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Mom Admits That Even Her ‘Hands On’ Husband Doesn’t Fairly Split Parenting Duties With Her

by Ileana Paules-Bronet
Ileana is the Editor of Original Content at LittleThings. She grew up in upstate New York and Oregon and now lives in Queens, NY. Ileana graduated from Skidmore College with a degree in sociology. After graduating, she attended the Columbia Publishing Course in New York City, then worked as in marketing at Oxford University Press. Since transitioning to editorial, she has written for sites like BuzzFeed, HuffPost, and Unwritten. She has also worked for local newspapers and magazines in upstate New York. In her free time, you can find Ileana watching Law and Order: SVU, eating ice cream, and spending time with her dog.

Being a parent is hard. Anyone who has kids will tell you that parenting can put a strain on the rest of your life — your career, your friendships, and even your relationship.

Often, women take on the majority of the work when it comes to parenting. Sometimes it’s because they stay home with the kids, but sometimes it’s just because they take on most of the emotional labor.

Constance Hall is an Australian mommy blogger who writes about every aspect of motherhood — and she always keeps it real.

Recently, Constance addressed the idea that she and her “hands on” husband are “couple goals.” Constance regularly gets messages about how it looks like she and her husband have the perfect relationship, so she took to Facebook to shut down that concept.

Although Constance and her husband love each other, their relationship definitely isn’t perfect. In fact, Constance regularly finds herself taking on significantly more parenting work than her hubby — and she’s sick of it.

Constance wrote on Facebook:

“I get so many messages on Instagram about how ‘hands on’ my husband is. And even people telling me that we are ‘couple goals’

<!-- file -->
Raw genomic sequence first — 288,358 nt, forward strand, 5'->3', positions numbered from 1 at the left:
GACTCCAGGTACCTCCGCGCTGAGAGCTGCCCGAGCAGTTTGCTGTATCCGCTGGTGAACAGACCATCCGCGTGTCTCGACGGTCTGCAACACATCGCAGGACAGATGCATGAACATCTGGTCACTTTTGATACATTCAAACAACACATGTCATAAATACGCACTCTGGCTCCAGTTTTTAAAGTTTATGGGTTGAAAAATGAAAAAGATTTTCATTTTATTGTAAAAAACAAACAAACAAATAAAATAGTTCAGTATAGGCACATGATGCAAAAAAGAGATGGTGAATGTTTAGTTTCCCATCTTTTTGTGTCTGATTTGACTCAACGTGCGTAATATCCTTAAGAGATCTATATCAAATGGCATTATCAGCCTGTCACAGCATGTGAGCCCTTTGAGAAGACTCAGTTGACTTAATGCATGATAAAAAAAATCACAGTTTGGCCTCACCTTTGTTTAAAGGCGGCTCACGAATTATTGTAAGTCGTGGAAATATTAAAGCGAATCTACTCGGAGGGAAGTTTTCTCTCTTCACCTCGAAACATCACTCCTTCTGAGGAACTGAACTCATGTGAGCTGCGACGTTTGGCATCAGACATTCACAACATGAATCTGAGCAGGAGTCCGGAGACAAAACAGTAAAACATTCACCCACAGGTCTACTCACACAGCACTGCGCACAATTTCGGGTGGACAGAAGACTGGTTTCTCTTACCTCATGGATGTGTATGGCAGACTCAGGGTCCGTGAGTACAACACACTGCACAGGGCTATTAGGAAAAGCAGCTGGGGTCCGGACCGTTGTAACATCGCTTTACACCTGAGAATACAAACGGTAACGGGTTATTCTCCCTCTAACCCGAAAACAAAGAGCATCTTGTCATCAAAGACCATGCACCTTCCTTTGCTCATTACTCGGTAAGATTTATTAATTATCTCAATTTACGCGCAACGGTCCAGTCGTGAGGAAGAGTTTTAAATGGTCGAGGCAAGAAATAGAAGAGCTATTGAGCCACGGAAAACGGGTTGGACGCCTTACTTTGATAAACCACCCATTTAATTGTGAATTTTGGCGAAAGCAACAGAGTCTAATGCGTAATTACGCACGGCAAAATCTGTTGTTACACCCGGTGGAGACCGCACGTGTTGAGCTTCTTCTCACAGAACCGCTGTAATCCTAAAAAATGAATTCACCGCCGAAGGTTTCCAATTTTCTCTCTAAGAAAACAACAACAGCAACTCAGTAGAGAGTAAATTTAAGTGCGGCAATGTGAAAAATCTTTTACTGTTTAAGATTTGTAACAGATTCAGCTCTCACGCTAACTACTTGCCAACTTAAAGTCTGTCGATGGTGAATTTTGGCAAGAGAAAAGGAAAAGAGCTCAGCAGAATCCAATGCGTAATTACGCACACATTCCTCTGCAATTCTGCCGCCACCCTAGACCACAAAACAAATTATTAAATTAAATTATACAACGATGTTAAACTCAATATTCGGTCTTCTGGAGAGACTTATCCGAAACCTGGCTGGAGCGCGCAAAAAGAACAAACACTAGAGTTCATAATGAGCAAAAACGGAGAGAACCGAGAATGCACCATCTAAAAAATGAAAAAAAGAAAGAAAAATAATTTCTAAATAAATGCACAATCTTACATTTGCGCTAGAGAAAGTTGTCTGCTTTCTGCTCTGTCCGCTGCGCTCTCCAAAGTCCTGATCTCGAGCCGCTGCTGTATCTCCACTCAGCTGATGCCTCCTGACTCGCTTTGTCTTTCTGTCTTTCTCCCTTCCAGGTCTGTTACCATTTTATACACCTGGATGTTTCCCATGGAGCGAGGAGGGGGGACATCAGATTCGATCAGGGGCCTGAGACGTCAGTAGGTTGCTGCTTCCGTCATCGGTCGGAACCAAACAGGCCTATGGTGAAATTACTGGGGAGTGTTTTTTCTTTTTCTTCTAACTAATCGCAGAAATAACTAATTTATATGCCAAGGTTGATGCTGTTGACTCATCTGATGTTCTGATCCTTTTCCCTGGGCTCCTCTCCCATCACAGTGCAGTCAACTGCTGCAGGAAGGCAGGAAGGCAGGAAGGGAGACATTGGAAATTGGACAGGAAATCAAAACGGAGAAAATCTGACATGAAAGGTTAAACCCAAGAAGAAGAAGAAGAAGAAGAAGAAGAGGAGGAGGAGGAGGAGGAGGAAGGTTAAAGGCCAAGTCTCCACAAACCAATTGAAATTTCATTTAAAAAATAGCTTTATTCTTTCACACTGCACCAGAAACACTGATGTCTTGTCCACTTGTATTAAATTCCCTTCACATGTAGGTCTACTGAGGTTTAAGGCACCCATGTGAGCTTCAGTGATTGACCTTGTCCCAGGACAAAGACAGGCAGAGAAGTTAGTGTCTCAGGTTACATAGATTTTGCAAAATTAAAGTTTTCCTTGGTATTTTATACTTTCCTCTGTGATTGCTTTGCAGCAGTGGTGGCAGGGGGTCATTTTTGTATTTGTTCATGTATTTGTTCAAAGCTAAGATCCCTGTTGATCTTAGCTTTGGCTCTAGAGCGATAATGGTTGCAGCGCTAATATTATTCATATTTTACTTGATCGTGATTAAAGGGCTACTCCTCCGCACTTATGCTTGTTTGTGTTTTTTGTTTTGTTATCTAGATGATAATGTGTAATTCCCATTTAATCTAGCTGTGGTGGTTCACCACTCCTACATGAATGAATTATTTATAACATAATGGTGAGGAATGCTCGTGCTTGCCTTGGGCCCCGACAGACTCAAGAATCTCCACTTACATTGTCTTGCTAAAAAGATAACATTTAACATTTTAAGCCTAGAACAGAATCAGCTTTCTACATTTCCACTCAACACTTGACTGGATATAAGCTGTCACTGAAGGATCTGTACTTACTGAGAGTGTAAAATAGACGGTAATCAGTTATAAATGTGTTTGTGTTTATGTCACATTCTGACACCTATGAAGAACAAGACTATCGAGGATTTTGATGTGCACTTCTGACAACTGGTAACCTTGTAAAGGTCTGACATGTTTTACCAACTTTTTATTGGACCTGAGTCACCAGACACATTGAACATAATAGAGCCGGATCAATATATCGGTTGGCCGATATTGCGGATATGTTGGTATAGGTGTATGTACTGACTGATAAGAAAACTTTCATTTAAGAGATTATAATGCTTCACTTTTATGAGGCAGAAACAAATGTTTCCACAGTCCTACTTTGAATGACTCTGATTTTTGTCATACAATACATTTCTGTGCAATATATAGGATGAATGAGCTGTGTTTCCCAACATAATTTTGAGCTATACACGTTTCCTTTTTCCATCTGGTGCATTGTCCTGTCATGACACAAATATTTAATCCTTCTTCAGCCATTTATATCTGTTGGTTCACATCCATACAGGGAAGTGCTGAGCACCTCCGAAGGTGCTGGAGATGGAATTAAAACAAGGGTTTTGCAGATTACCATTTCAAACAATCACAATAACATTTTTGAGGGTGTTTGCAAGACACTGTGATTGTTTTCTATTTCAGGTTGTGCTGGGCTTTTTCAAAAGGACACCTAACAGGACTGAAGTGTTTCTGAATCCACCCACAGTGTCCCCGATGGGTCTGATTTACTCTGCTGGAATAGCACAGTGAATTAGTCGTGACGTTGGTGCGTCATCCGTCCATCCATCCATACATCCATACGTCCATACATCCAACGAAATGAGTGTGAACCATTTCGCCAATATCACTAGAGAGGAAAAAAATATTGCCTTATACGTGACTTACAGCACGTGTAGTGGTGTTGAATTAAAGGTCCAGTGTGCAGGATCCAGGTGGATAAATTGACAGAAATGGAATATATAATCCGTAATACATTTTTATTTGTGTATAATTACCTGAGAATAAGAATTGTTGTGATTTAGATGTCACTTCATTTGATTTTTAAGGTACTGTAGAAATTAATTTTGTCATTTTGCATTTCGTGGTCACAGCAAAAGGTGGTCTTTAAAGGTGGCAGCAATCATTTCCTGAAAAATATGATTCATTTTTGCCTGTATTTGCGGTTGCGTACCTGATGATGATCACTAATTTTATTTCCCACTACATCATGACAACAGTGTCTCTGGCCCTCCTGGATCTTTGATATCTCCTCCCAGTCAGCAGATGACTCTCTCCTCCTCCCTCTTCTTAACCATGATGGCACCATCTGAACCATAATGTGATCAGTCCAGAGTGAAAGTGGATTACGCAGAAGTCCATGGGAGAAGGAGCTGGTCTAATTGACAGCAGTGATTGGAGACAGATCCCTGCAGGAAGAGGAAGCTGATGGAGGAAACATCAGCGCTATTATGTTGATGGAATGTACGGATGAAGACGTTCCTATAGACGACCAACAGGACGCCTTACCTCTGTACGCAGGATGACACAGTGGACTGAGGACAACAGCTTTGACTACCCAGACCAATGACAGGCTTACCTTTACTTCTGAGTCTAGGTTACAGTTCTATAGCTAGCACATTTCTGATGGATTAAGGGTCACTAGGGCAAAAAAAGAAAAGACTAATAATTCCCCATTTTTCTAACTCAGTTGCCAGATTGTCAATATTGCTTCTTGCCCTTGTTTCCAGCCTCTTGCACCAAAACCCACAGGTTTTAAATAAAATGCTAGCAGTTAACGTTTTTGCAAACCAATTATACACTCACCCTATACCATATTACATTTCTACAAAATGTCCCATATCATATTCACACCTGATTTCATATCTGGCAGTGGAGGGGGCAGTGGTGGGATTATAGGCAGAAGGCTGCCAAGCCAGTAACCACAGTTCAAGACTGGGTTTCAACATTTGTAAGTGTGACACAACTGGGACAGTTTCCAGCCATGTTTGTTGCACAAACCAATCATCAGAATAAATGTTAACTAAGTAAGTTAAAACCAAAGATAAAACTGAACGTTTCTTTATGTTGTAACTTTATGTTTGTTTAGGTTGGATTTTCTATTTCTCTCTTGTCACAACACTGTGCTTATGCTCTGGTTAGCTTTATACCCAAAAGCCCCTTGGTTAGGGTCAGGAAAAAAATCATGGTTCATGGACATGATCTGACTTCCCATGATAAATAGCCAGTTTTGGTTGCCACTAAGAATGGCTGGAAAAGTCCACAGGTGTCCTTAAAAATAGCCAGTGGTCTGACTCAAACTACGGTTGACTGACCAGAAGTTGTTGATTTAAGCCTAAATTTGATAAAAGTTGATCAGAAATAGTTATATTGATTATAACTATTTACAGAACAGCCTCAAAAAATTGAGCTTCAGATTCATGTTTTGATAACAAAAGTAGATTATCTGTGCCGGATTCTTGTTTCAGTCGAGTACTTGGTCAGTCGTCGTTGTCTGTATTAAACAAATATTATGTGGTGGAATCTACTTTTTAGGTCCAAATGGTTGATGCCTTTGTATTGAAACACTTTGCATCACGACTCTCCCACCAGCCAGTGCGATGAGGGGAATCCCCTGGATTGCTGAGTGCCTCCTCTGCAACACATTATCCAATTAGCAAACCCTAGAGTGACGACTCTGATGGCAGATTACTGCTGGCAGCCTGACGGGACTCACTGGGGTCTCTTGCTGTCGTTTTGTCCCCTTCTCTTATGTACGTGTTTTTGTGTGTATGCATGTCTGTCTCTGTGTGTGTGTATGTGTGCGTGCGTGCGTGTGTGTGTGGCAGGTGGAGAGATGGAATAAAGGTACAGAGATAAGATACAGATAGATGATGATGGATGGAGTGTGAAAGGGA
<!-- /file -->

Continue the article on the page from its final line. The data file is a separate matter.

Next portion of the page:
“The truth is that having a baby has pushed my relationship to the absolute edge.”

“I can handle upping my work load. I really can.

“But what I can’t handle is the unjust, unfair living arrangements that so commonly follow the birth of a baby.

“I’m not man bashing or airing my dirty laundry or doing any of the other ridiculous things that people say when someone speaks out in their truth against a system that greatly benefits one gender while driving another insane.”

“The minute the baby came out, I became the ball and chain.

“Coming somewhere with me became a chore, holding the baby, a favour, we went from being inseparable our saying was ‘where you go I go’ to Christmas holidays with 2 trips apart already.”

“I am lonely. I wake up with my baby at 6am and I’m in bed exhausted by 8pm. That’s the thing about babies, they take away all of your alone time and somehow leave you feeling incredibly lonely.”

“I am resentful. After doing so many loads of washing the other morning while his highness slept in for the 340th time this year I flooded the bathroom, mopped for half an hour, put the baby down, made myself some eggs, walked past the wet patch and slipped, smashing my plate and knees.”

“And I was not expecting to not be able to get up.

“I just lay there, covered in washing machine water. Furiously crying. So angry with where motherhood/wifehood has taken me.”

“And I’m exhausted, so many night feeds, remembering to buy school stuff for next year, to bath all my kids, wash all the clothes, dishes, supermarket, take them out to tire them out, answer 5 thousand questions a day with a smile and keep this house looking relatively clean because someone walked into it the other day and laughed and said ‘don’t clean up for us.’ But the truth is I had, for hours.”

“Is this what equality looks like?

“You have a baby and you become insect repellent to husbands?”

“Women are now allowed to work for a sh*ttier wage and then come home and still squeeze in all the work we had to do in the 50s? Breast feed the baby and cook and would you like a free bl*w job with all of that entitlement sir?”

“So thank you for giving me some superficial gratification when telling me that we are couple goals but in the spirit of honesty, having a baby is one thing, sharing that baby is a completely different story.”

“Where there is love there is a way and there is no shortage of love in my marriage.

“We will grow and we will be ok.”

“Because as my recently divorced male friend told me, ‘you think having a baby and wife is depressing.. until they leave you. And then you learn the meaning of depressing.’

“Love Con. A very ‘hands on’ mother.”

Moms everywhere can relate to Constance’s frustration. One woman wrote, “Spot on Constance! Women are expected to work like we dont have children and raise children like we dont have to work.”

Every relationship is different, but everyone has their own problems and challenges. Thank goodness there are bloggers like Constance out there who keep it real!